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Anne Hansen, M.D.


Haverford College, Haverford, PAB.A.1985Anthropology
Harvard Medical School, Boston, MAM.D.1990Medicine
Harvard School of Public Health, Boston, MAM.P.H.1995Clinical Effectiveness

Dr. Anne Hansen received her MD from Harvard Medical School and then went to Boston Children’s Hospital for her pediatric internship and residency. She stayed in Boston for her fellowship in Newborn Medicine at the combined program between Children’s, Beth Israel, and Brigham and Women’s Hospitals. She obtained her M.P.H. with a concentration in Clinical Effectiveness from Harvard School of Public Health. She joined the Harvard Medical School faculty in 1996 and is currently an Associate Professor of Pediatrics. Dr. Anne Hansen has been the Medical Director of the Neonatal Intensive Care Unit at Boston Children’s Hospital since 2003. She has authored dozens of clinical guidelines, and is a chair or member of multiple unit based and hospital wide committees. She is a Fellow in the American Academy of Pediatrics. An acclaimed teacher, she is the recipient of the Merton Bernfield mentoring award, the Harvard Medical School Humanism Award, and the Tutor of the Year Award at Harvard Medical School. Dr. Hansen has published over 35 peer reviewed articles, 53 chapters and 8 books.

Dr. Hansen’s research focuses on improving the care of newborns seriously ill with medical and surgical conditions, medical device development, and global health. She has been working since 2010 in collaboration with the Rwanda Ministry of Health (MOH) and Partners In Health (PIH) to develop and implement national standards for newborn care. Recently, they have written a 2nd edition and conducted national trainings with nurses and doctors from all Rwandan provincial hospitals. She is currently working with OPENPediatrics, a free, open-access on-line medical education platform based at Boston Children’s Hospital, to make the Rwandan neonatal protocols, taught by Rwandan doctors and nurses, available as videos to pediatricians around the world. Working with the Rwanda MOH, PIH and Lawrence Berkeley National Laboratory’s Institute for Globally Transformative Technologies, she has developed a simple, inexpensive, re-usable nonelectric infant warmer that has been tested successfully in Rwanda; She is now working to scale it nationally across Rwanda, as well as globally.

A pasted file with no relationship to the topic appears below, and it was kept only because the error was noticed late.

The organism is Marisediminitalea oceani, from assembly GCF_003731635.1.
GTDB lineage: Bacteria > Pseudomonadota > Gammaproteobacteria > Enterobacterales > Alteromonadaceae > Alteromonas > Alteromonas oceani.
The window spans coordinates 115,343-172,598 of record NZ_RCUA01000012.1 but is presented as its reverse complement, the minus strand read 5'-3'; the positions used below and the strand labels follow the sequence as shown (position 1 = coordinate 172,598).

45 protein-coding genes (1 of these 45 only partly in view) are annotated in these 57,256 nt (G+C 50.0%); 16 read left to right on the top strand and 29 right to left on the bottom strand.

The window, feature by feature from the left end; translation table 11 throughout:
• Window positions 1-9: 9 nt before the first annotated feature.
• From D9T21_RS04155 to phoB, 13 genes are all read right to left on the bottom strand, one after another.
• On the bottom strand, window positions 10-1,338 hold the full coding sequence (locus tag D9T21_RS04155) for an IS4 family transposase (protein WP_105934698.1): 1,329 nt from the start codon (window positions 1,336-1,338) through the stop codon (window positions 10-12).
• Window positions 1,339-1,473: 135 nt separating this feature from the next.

Closer to home, Dr Hansen is collaborating with engineers and industry to develop a Central Venous Catheter with decreased propensity for infection or clot formation. In collaboration with surgeons and industry, she has developed a novel, minimally invasive approach to esophageal growth induction for patients with long gap esophageal atresia. She has examined innovative approaches to the treatment of neonatal conditions including intraventricular urokinase for the prevention of post hemorrhagic hydrocephalus, once daily gentamicin dosing for infants, substitution of cord for infant blood in perinatal sepsis evaluations, and inhaled racemic epinephrine for the treatments of TTN. She was lead investigator in a study of Donation after Cardiac Death (DCD) in the NICU. She developed and implemented the first therapeutic hypothermia program in New England. She is a co-editor of the Manual of Neonatal Care, now in its 8th edition, and co-editor of the Manual of Neonatal Surgical Intensive care, now in its 3rd edition.

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Funded by the NIH National Center for Advancing Translational Sciences through its Clinical and Translational Science Awards Program, grant number UL1TR002541.